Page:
By Claire Klieger
It sounds pretty obvious—understanding and being able to articulate your strengths will make you stand out to employers. Regardless of your experiences, demonstrating how your abilities are central to the position make the case that you are qualified. But I often see students who, because of cultural reasons, low self-esteem, or lack of self-reflection, have trouble doing this. If you don’t feel comfortable talking about your strengths or even if you’re not sure what they may be, it’s a good time to do a little self-assessment.
You all have skills, many of them, in fact. You had to be amazing to be admitted to a place like Penn, and the fact that you are now surrounded by other extremely bright and talented individuals doesn’t lessen the strengths and abilities you possess. This is not like America’s Got Talent. You don’t need to have a talent as overt as swallowing swords while juggling fire on a unicycle (and thank goodness most of us don’t have to face interviewers with buzzers and buttons that display big red “X”s). Because many strengths are innate and come naturally to us, they may be easy for us to forgot or overlook.
Reacquaint yourself with the attributes that make you special by doing some introspection. Ask yourself, “what am I good at?” and “what comes easily to me?” Often times we also enjoy tasks in areas where we are naturally strong so you might also ask yourself what you seem to really enjoy. Another good way to do this and get some fresh perspective is to ask people you trust who know you well (parents, friends, mentors, etc.). Have them tell you in what areas they think you excel and what skills they see you practice almost effortlessly. The answers may surprise you and will certainly give you a boost in confidence.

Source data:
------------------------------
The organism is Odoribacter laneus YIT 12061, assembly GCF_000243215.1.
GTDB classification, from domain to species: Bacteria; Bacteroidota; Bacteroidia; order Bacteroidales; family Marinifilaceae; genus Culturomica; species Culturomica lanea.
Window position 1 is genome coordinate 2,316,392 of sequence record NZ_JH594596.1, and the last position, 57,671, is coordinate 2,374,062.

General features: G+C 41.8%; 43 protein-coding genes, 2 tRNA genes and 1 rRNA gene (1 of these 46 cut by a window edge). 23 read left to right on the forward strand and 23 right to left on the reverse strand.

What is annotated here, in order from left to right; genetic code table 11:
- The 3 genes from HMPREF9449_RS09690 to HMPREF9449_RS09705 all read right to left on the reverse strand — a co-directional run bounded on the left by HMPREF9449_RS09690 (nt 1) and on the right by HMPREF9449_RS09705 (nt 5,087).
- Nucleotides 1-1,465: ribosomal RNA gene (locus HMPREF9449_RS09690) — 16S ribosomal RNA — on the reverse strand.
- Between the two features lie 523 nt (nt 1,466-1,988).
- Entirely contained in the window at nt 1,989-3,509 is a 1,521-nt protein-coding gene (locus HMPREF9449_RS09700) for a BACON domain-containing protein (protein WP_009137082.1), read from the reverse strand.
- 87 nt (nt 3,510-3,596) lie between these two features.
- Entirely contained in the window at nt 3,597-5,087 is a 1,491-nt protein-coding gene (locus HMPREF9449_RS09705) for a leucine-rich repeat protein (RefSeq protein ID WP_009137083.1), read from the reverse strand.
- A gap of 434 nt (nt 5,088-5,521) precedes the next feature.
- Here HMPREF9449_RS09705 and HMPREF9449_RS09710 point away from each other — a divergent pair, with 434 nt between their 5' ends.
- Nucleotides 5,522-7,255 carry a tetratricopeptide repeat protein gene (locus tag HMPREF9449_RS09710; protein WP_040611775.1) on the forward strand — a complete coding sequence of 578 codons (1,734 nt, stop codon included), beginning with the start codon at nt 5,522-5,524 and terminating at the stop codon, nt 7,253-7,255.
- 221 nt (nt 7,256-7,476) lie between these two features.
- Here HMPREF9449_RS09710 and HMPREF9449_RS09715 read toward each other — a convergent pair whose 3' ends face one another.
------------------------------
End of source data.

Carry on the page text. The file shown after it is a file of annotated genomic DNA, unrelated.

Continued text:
Being aware of your strengths is not just essential to effectively present yourself to an employer; it also important in identifying jobs that might be a good fit. In fact, there is evidence that picking a job or internship that allows you to use our talents on a regular basis impacts job satisfaction and productivity. A 2010 Gallup study found that only 28% of the working population is “engaged” (defined as “loyal and productive”) in their jobs. However, at organizations where the leadership was focused on employee’s strengths, 73% were engaged in the workplace. What does all of this mean? In short, you’re more likely to be successful and happy in your job if you are able to find something where your strengths and talents are utilized. So, before you start your next job or internship search, first, embrace your strengths!